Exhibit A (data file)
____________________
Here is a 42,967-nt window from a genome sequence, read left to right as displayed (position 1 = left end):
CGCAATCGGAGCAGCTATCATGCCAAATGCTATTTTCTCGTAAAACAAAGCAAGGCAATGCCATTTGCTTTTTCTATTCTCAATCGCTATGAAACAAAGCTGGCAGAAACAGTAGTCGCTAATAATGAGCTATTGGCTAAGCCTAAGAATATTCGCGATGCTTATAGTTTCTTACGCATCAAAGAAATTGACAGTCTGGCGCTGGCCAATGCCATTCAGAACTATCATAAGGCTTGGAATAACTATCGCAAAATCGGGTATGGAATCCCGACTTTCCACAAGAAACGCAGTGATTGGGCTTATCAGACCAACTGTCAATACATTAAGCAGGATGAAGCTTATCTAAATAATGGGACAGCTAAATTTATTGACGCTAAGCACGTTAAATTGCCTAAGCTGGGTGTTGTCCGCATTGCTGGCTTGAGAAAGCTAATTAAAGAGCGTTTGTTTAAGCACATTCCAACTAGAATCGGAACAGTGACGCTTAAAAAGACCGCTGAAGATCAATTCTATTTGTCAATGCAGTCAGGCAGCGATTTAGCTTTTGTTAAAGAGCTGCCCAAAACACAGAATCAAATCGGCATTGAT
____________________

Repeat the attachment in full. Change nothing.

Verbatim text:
Here is a 42,967-nt window from a genome sequence, read left to right as displayed (position 1 = left end):
CGCAATCGGAGCAGCTATCATGCCAAATGCTATTTTCTCGTAAAACAAAGCAAGGCAATGCCATTTGCTTTTTCTATTCTCAATCGCTATGAAACAAAGCTGGCAGAAACAGTAGTCGCTAATAATGAGCTATTGGCTAAGCCTAAGAATATTCGCGATGCTTATAGTTTCTTACGCATCAAAGAAATTGACAGTCTGGCGCTGGCCAATGCCATTCAGAACTATCATAAGGCTTGGAATAACTATCGCAAAATCGGGTATGGAATCCCGACTTTCCACAAGAAACGCAGTGATTGGGCTTATCAGACCAACTGTCAATACATTAAGCAGGATGAAGCTTATCTAAATAATGGGACAGCTAAATTTATTGACGCTAAGCACGTTAAATTGCCTAAGCTGGGTGTTGTCCGCATTGCTGGCTTGAGAAAGCTAATTAAAGAGCGTTTGTTTAAGCACATTCCAACTAGAATCGGAACAGTGACGCTTAAAAAGACCGCTGAAGATCAATTCTATTTGTCAATGCAGTCAGGCAGCGATTTAGCTTTTGTTAAAGAGCTGCCCAAAACACAGAATCAAATCGGCATTGAT